Flash-based websites still a no-no for Hotels
We all know that Adobe’s Flash can be used to make great looking sites, with cool animation and interaction. We “humans” love this. But the problem is that search engines aren’t human, and the spider programmes they use to crawl and index the internet often have no idea what the purpose or content of a Flash-based site is. This can be a critical flaw if you are relying on search engine rankings, which most businesses do.
Getting a Flash-based website indexed properly and search engine optimized is a difficult task, far more difficult than a standard HTML-based site.
Google’s online help specifically state that their search engine is text based (see http://www.google.com/support/). In order to be crawled and indexed, your primary content needs to be in text format. Of course you can include images, Flash files, videos and any other media you wish – but any content embedded in these included files should also be available on your site in text or description format or it probably won’t be crawled.
Last month, Google with the help of Adobe began a project of spidering the content of Flash Shockwave files insofar as it could in order to try to properly index such sites (see http://www.adobe.com/devnet). In a press announcement that effectively admits to a serious problem with search engines and Flash sites, Adobe said it is “providing optimized Adobe Flash Player technology to Google and Yahoo! to enhance search engine indexing of the Flash file format (SWF) and uncover information that is currently undiscoverable by search engines. This will provide more relevant automatic search rankings of the millions of RIAs [rich internet applications] and other dynamic content that run in Adobe Flash Player.” Google doesn’t appear to be as optimistic as Adobe though (see http://googlewebmastercentral.blogspot.com). Yahoo! hasn’t yet committed to a similar spidering project. There is no indication at all that Microsoft will ever follow suit, being a less than enthusiastic supporter of Flash, so it is likely MSN will never spider Flash-based sites.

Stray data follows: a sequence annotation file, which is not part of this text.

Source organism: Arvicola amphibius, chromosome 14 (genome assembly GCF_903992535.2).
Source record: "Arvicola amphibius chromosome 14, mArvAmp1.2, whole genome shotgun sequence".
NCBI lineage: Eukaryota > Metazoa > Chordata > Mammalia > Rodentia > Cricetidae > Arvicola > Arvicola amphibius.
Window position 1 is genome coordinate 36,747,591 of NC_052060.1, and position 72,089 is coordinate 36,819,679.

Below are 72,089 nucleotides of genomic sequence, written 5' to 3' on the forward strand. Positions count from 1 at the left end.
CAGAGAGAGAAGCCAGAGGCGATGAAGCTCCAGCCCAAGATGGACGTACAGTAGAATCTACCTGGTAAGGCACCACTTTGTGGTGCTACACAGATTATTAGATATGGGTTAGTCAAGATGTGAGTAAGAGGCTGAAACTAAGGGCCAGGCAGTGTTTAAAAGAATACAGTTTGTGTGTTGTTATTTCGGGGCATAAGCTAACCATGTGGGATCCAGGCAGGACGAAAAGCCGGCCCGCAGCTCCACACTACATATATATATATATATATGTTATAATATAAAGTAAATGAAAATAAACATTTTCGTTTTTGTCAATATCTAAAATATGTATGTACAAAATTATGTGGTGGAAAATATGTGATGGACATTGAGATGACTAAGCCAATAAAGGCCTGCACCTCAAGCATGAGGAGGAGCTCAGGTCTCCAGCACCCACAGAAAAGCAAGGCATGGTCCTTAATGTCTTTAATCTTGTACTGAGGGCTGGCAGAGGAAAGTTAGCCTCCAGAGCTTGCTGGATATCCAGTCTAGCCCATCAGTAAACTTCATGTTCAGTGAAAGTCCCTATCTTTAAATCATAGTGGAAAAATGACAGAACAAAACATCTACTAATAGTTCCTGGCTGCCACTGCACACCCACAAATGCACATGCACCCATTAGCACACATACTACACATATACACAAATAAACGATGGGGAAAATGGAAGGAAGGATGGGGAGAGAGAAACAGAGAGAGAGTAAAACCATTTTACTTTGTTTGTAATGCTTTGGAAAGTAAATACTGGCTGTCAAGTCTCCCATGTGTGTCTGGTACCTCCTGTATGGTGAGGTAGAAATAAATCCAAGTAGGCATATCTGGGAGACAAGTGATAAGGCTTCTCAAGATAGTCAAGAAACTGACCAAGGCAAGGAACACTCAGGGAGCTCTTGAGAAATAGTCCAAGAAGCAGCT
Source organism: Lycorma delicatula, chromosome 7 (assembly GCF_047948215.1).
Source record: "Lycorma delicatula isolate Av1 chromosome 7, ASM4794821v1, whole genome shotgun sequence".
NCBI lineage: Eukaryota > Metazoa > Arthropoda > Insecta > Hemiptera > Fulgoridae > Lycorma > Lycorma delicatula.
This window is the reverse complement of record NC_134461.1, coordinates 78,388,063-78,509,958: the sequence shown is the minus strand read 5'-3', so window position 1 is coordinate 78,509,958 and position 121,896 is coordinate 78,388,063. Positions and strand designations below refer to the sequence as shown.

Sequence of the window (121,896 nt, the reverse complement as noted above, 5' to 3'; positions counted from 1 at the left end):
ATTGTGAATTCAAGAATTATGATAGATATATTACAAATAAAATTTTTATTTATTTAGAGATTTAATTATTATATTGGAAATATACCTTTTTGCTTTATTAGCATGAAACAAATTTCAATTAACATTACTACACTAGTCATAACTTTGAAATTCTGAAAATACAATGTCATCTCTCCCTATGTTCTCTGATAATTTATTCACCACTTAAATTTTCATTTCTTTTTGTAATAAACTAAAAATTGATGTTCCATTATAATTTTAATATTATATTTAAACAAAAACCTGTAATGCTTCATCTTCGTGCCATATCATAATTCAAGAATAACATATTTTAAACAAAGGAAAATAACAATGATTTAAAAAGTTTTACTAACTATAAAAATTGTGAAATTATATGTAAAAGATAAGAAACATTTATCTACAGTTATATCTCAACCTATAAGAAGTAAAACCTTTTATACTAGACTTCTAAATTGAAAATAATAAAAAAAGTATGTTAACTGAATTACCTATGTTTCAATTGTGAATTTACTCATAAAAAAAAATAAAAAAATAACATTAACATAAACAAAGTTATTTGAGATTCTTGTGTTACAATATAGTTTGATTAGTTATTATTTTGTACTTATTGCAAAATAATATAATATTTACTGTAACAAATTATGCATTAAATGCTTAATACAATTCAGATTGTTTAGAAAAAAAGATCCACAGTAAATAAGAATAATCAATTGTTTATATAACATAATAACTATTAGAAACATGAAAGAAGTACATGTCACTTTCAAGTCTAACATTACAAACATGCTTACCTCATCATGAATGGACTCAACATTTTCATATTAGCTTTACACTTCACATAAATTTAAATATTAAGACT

Also, all of this new search engine aware technology still relies on the designer getting it right with the back-end content. Flash designers need to become much more search engine savvy, since up to now many have tended to not be too concerned with this and concentrated mostly on the look. So we may see improvements for future Flash-based sites designed in this new way, but existing Flash-based sites are unlikely to gain much.
Things are certainly improving, but the potential for trouble remains. For now, best practice is to avoid Flash as the basis of critical information and use alternate, text based information if you do have Flash so that search engines can spider and understand your site.
Bottom line: If you are that individual or business that does not care about web rankings or search engine optimization, but just wants an eye-catching presence, then Flash is certainly a good option for you. But bear in mind that unless you are using some method other than search engines to get your web address in front of your desired audience, chances are few people will ever lay their eyes on your creation. Or if they do, it may be because they were searching for something else entirely.
Dr Des O’Mahony is co-founder and Managing Director of Bookassist